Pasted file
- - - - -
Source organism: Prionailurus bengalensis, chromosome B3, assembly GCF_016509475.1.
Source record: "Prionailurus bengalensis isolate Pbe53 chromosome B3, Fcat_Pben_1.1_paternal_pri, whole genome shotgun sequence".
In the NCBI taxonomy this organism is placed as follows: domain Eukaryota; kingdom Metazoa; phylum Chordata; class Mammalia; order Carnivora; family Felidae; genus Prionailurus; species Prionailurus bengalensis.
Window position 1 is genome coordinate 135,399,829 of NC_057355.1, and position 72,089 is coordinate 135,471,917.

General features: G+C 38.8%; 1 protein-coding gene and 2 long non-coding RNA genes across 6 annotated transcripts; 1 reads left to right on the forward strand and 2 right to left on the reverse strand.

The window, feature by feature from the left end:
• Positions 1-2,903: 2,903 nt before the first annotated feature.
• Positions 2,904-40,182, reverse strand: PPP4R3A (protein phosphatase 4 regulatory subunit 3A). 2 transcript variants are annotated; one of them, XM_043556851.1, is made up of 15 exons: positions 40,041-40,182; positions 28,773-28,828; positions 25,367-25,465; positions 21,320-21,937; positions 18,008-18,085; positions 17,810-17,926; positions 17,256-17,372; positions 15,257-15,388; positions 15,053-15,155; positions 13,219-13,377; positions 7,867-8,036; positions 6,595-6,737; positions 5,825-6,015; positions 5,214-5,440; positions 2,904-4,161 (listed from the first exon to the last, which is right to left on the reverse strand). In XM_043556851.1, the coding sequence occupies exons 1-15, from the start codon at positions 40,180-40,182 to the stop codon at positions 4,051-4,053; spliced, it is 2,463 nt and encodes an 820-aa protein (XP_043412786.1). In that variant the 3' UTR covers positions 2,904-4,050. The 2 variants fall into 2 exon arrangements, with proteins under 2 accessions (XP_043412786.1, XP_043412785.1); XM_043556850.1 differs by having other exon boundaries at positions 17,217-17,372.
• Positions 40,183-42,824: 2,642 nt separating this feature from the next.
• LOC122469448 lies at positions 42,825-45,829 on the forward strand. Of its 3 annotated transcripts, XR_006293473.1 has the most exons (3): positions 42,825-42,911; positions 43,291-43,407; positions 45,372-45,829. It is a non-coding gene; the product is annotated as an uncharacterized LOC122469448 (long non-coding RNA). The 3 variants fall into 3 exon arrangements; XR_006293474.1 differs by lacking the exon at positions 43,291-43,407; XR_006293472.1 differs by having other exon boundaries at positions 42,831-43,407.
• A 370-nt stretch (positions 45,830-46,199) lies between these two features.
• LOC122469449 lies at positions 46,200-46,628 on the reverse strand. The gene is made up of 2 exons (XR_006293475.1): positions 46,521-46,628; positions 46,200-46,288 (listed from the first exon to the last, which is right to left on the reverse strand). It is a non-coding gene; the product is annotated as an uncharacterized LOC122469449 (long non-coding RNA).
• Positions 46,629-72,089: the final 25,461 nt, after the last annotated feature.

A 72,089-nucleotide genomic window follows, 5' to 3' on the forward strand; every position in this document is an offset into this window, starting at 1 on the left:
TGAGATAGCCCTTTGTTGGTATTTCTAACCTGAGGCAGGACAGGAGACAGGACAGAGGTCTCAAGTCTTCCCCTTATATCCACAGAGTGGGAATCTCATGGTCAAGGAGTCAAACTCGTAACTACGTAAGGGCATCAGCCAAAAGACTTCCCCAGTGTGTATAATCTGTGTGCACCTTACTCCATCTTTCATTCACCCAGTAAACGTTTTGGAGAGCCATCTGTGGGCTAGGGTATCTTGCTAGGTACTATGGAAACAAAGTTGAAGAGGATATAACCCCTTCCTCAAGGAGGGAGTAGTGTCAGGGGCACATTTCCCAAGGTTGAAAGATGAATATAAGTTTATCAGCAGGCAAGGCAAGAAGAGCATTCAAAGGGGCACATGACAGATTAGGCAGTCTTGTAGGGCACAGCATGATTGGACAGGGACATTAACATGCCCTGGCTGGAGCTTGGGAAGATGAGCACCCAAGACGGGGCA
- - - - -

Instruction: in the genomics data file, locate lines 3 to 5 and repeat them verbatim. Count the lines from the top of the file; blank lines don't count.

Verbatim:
In the NCBI taxonomy this organism is placed as follows: domain Eukaryota; kingdom Metazoa; phylum Chordata; class Mammalia; order Carnivora; family Felidae; genus Prionailurus; species Prionailurus bengalensis.
Window position 1 is genome coordinate 135,399,829 of NC_057355.1, and position 72,089 is coordinate 135,471,917.

General features: G+C 38.8%; 1 protein-coding gene and 2 long non-coding RNA genes across 6 annotated transcripts; 1 reads left to right on the forward strand and 2 right to left on the reverse strand.